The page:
• Loss of extension range after injury, there is always some extension restriction
    • With healing, adaptive shortening occurs
  9. Precipitating Factors for LBP
    • Movement – unexpected and unguarded movement that caused the injury
    • Lifting – produces a strain
    • McKenzie believes that lifting should be with lordosis
  10. what is Chemical Pain
    • Produced by chemical irritation 
    • Occurs first 10-20 days following trauma
    • Constant
    • Pain will not be reduced by movement or position (unchanging)
  11. what is Mechanical Pain
    • Produced by application of mechanical forces
    • Pain produced by applying forces to stress or deform the ligamentous and capsular structures
    • Increases when movement is performed in one direction
    • Decreases when movement is performed in opposite direction
    • Pathology need not exist - this can exist w/o significant problem
    • No chemical cure available
    • Pain is intermittent
  12. what causes a Postural Syndrome
    • Caused by mechanical deformation of the soft tissue as a result of postural stresses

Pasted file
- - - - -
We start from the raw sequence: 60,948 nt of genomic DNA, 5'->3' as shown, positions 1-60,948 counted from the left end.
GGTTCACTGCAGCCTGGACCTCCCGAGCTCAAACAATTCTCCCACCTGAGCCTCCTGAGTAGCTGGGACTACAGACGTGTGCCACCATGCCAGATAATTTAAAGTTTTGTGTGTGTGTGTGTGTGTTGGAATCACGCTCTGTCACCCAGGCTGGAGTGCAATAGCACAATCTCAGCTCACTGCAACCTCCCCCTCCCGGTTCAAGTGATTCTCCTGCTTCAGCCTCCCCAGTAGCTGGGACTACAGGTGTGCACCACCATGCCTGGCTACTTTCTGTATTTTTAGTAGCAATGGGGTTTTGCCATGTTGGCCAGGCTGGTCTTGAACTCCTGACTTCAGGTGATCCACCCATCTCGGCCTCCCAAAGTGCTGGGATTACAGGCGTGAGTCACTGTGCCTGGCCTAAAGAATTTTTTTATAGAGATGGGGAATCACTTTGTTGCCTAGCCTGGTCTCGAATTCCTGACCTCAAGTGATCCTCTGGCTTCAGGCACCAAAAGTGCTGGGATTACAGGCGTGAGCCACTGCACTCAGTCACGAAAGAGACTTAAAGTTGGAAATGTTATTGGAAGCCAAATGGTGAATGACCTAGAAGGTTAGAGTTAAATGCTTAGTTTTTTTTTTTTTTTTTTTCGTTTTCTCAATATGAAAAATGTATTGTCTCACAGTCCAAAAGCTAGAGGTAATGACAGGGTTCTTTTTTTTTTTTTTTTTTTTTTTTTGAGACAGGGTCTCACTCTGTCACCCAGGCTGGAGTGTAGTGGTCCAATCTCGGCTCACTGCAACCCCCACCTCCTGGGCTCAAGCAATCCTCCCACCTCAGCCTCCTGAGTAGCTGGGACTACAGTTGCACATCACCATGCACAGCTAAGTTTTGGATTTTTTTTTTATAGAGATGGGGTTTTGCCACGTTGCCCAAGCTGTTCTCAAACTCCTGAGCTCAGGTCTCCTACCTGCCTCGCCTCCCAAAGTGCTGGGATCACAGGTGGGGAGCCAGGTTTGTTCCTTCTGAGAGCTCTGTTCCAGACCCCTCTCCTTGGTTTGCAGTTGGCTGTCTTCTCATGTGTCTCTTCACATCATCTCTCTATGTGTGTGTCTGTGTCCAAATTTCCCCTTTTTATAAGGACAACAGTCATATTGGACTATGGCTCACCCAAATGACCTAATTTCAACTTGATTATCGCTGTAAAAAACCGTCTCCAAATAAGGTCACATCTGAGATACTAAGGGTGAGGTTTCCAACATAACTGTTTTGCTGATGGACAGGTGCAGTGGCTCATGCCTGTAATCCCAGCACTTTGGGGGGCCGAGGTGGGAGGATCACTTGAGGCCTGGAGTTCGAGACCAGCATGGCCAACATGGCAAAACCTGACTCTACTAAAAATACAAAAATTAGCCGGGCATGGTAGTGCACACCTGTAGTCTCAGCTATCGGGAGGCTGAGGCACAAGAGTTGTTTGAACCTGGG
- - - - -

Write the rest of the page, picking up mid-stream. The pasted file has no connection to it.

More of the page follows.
• Changing posture almost instantly relieves pain
  13. what causes a dysfunction Syndrome (joint level)
    • Caused by mechanical deformation of soft tissue affected by adaptive shortening
    • Caused by poor posture, trauma, derangement
    • Not something that can be fixed right away
  14. what causes a Derangement Syndrome (disc level)
    Caused by mechanical deformation of soft tissue as a result of internal derangement of disc
  15. what is the Centralization Phenomenon
    • Occurs only in derangement syndrome
    • Decreases pain peripherally as centralization of pain develops
    • increase in central pain permissible
    • (greater irritation occurring if pain is radiating peripherally)
  16. if pain peripheralizes with a position, what does that mean?
    that is making them "worse" or provoking the symptoms
  17. what information to gather in a pt History for LBP
    • Present pain
    • How long present?
    • Commenced as a result of …
    • Constant/intermittent
    • Better/worse – sitting, standing, walking, lying
    • Sleep